The office location is an important but hard to quantify metric in determining a chiropractic owner's income. The cost of rent obviously plays a role, but you also need to consider some less concrete characteristics:
It's pretty difficult to change your practice location once you've chosen an office, so owners should think hard about this before signing a lease or purchasing a building.
As a healthcare provider, chiropractic owners have a position of authority to recommend and sell supplements or healthcare accessories to their patients. Many of these items sell for over $100, so even a small profit margin will add up over time.
Although selling these things can be relatively easy money, the well-being of the patient needs to remain the top priority. Chiropractors should only recommend products to people who genuinely need them. If someone doesn't need a product, pushing one on them anyway is not only not in the patient's bear interest, it will also risk the patient losing trust in the chiropractor and not returning for future visits.
Perhaps the most important aspect of a chiropractic business in this modern world is a practice's web presence and marketing strategy.
There are more chiropractors competing for patients than there have ever been. It's more important than ever to market chiropractic services to the people local to the practice. In fact, it's so important that doing this correctly could make or break the whole business.
Unfortunately for chiropractic owners, marketing is a complex skill ‒ one that they don't teach much of in chiropractic school. A good marketing strategy involves all of the following components, and I'm pretty sure none of these are on any of the chiropractic school curriculums :
Resource Recommendation: If you’re looking for an amazing book on how to better manage your practice so you’re focusing on profits first, then I highly recommend the book by the same title Profit First by Mike Michalowicz.
If you're a chiropractic owner, improving your practice's bottom line is probably the thought that's on your mind the most. The following tips should help you decide what to focus on to build a more profitable business.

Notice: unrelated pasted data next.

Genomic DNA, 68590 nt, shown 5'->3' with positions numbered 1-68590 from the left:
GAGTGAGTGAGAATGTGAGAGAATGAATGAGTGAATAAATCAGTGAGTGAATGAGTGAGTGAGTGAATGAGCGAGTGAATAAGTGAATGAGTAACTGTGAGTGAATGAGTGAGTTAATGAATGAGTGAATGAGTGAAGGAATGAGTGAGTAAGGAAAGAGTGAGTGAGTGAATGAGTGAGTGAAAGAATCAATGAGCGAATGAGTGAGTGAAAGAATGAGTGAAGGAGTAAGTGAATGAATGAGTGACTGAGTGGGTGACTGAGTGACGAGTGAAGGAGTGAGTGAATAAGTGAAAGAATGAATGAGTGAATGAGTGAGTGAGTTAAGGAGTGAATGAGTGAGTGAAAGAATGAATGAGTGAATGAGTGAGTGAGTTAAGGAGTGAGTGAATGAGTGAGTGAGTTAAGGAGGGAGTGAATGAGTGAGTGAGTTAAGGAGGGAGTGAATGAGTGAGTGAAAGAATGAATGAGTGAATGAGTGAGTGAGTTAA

Before trying to increase the amount of money coming in the door, you should cut down on the money leaving your bank account. All of the following strategies can help you do that:
While hiring additional employees goes against the "cut your expenses" advice we just talked about, there are a number of things you should be hiring other people to do.
As a chiropractor, your skillset is in treating patients. Don't waste your time answering phones, calling insurance companies, or cleaning your waiting room. Hire someone to do these tasks and focus on what brings the money in ‒ caring for patients.
Of course, a practice that doesn't have a large patient count yet will have a difficult time justifying the cost of a new employee. Use your best judgment to decide when to hire additional people.
The number one way to make more money as a chiropractic owner is to get new patients.
And the number one way to get new patients is through effective marketing.
As we discussed earlier, marketing is surprisingly complex and nuanced. There are so many small factors you need to consider that can completely tank your marketing strategy. While you're free to play around and see what you can do on your own, serious marketing is honestly a task best left to experts.
If you'd like to see what a comprehensive chiropractic marketing strategy can do for your practice, schedule a free consultation with Ignite Marketing. We'll take a thorough look at all aspects of your business and tell you how you can maximize your new patient acquisition without breaking the bank.